Droidcon is India's largest Android developer conference, and is part of the world wide series of conferences that happens in London, Paris, Berlin, Netherlands, Tunis, Ankara and Brussels. If you are doing anything with Android, you'd want to be here in Bangalore on Nov 28-30th 2013.
A WIP schedule will be up on the Droidcon India website and will be updated periodically.
Voting is open to attendees who have purchased event tickets. If there is a proposal you find notable, please vote for it and leave a comment to initiate discussions. Your vote will be reflected immediately, but will be counted towards selections only if you hold a ticket. Proposals will also be evaluated by a program committee, consisting of:
- Aravind Krishnaswamy of Levitum is the Program Chair
- Amrit Sanjeev of Intuit and Blrdroid will run the App Demos track.
- Kumar Rangarajan of LittleEyeLabs will run the Systems track.
- Rahul Gonsalves of UnCommon will run the UX track.
- Aravind Krishnaswamy of Levitum will run the Business track.
- Ravi Korukonda of PurpleTalk will run the Gaming track.
- Soham Mondal of Triveous and Blrdroid will run the Workshops.
Proposers must submit presentation drafts as part of the selection process to ensure that the talk is in line with the original proposal, and to help the program committee build a strong line-up for the event.
Final date for submission of proposals Oct 18th, 2013.
First set of pre-confirmations Oct 18th, 2013.
Submission of slide drafts Oct 25th, 2013.
Second set of pre-confirmations Oct 26th, 2013.
Schedule draft posted on site Nov 4th, 2013
Final confirmations Nov 5th, 2013.
Final schedule Nov 8th, 2013
All speakers are requested to be available for officehours during the conference. This will be a scheduled 30 minute block of time during which attendees can meet you at a designated space for open Q&A offstage.
There is only one speaker per session. Attendance is free for selected speakers. HasGeek will cover your travel to and accommodation in Bangalore from anywhere in the world for speakers delivering full sessions (30 minutes or longer). As our budget is limited, we will prefer speakers from locations closer home, but will do our best to cover for anyone exceptional. If you are able to raise support for your trip, we will count that as speaker travel sponsorship.
Commitment to open source
HasGeek believes in open source as the binding force of our community. If you are describing a codebase for developers to work with, we'd like it to be available under a permissive open source license. If your software is commercially licensed or available under a combination of commercial and restrictive open source licenses (such as the various forms of the GPL), please consider picking up a sponsorship. We recognize that there are valid reasons for commercial licensing, but ask that you support us in return for giving you an audience. Your session will be marked on the schedule as a sponsored session.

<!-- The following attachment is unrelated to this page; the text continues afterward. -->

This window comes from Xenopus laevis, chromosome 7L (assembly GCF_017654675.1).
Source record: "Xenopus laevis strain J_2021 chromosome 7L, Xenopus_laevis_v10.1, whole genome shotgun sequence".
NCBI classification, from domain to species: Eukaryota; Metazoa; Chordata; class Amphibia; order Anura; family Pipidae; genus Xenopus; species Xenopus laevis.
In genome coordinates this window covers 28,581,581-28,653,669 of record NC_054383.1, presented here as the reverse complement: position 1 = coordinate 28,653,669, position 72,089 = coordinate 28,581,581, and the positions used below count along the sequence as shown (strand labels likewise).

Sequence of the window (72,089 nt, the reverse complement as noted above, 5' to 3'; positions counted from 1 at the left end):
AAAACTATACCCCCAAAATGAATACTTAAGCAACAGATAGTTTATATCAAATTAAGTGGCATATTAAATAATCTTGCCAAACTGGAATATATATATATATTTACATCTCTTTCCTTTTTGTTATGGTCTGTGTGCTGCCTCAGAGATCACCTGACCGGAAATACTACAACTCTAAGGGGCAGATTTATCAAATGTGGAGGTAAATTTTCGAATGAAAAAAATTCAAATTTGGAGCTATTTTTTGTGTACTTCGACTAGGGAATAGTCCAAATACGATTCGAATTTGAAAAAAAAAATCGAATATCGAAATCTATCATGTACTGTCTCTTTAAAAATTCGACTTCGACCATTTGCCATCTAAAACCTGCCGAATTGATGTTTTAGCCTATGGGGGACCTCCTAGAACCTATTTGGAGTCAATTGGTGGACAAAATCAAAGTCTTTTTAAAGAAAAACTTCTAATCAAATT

Non Accepted Proposals
If your proposal is accepted for a session > 30 minutes long, we will cover your event ticket.
If your proposal is not accepted, you can buy a ticket at the same rate as was available on the day you proposed. We’ll send you a code.
Making Mobile Web Services that Don’t Suck
This talk looks designing web service APIs that embrace the restrictions and limitations of mobile networks: how mobile networks differ from fixed networks, how to take advantage of these differences, and how to make your API useful to developers of mobile apps.
One of the biggest benefits of the mobile app revolution is the ability to present information from the internet in new and exciting ways. Behind every app that relies on online data is an online service which, if implemented well, will make it super-easy to let your app access everything it needs. Unfortunately, not every web service does this well.
In this presentation, we’ll be looking into design principles for web APIs with a focus on making things not suck for mobile app developers. A particular focus will be on making services that are robust in the face of unreliable network access.
(This talk is designed for a 40–50-minute session)
Christopher is a Python programmer from Hobart, Tasmania. He’s a Computer Science Honours graduate of the University of Tasmania, and he now works as an Android developer at Asdeq Labs. Working with Android means that his day job involves more Java than he’d like. He has a strong interest in the development of the Australian Python Community — he is an immediate past convenor of PyCon Australia 2012 and 2013 in Hobart, and is a newly-minted member of the Python Software Foundation.
In his spare time, Christopher enjoys presenting on Mobile development at Open Source conferences, and presenting on Open Source development at Mobile conferences.